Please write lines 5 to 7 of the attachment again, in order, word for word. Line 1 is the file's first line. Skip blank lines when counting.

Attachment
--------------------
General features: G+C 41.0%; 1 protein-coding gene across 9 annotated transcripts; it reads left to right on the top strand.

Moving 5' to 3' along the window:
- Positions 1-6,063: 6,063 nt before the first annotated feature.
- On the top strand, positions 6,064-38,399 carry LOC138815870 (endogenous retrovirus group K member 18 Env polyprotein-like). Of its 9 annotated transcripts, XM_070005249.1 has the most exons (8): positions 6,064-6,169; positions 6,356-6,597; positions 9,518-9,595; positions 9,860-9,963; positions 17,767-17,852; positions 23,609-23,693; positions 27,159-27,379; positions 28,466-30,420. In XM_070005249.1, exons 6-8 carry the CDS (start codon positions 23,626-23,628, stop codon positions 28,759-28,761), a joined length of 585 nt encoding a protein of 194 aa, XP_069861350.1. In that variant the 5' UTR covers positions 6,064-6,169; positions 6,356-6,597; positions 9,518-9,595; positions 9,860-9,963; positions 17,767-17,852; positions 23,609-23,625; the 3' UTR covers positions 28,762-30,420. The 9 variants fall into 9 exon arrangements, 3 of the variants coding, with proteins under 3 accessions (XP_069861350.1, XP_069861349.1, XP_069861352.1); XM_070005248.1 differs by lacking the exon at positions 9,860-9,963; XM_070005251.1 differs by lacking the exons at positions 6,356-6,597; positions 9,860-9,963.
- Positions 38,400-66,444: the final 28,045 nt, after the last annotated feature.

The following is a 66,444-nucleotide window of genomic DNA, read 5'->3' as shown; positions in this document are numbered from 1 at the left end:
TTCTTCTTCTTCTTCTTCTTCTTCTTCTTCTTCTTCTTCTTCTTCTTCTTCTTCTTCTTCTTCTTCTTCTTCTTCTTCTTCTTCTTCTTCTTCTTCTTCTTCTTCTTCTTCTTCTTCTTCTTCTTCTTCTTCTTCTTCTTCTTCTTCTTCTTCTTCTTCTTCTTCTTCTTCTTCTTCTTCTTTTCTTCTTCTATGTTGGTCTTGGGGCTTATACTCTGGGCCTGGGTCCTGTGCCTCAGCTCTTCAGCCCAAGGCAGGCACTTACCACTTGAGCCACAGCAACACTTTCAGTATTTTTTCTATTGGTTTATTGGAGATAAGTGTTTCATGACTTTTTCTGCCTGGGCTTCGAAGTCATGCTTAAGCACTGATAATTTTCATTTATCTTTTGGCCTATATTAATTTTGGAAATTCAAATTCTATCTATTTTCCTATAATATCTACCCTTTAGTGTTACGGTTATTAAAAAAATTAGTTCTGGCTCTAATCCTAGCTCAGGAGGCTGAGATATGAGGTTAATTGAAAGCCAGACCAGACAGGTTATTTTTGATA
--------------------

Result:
- Positions 38,400-66,444: the final 28,045 nt, after the last annotated feature.

The following is a 66,444-nucleotide window of genomic DNA, read 5'->3' as shown; positions in this document are numbered from 1 at the left end:
TTCTTCTTCTTCTTCTTCTTCTTCTTCTTCTTCTTCTTCTTCTTCTTCTTCTTCTTCTTCTTCTTCTTCTTCTTCTTCTTCTTCTTCTTCTTCTTCTTCTTCTTCTTCTTCTTCTTCTTCTTCTTCTTCTTCTTCTTCTTCTTCTTCTTCTTCTTCTTCTTCTTCTTCTTCTTCTTCTTCTTTTCTTCTTCTATGTTGGTCTTGGGGCTTATACTCTGGGCCTGGGTCCTGTGCCTCAGCTCTTCAGCCCAAGGCAGGCACTTACCACTTGAGCCACAGCAACACTTTCAGTATTTTTTCTATTGGTTTATTGGAGATAAGTGTTTCATGACTTTTTCTGCCTGGGCTTCGAAGTCATGCTTAAGCACTGATAATTTTCATTTATCTTTTGGCCTATATTAATTTTGGAAATTCAAATTCTATCTATTTTCCTATAATATCTACCCTTTAGTGTTACGGTTATTAAAAAAATTAGTTCTGGCTCTAATCCTAGCTCAGGAGGCTGAGATATGAGGTTAATTGAAAGCCAGACCAGACAGGTTATTTTTGATA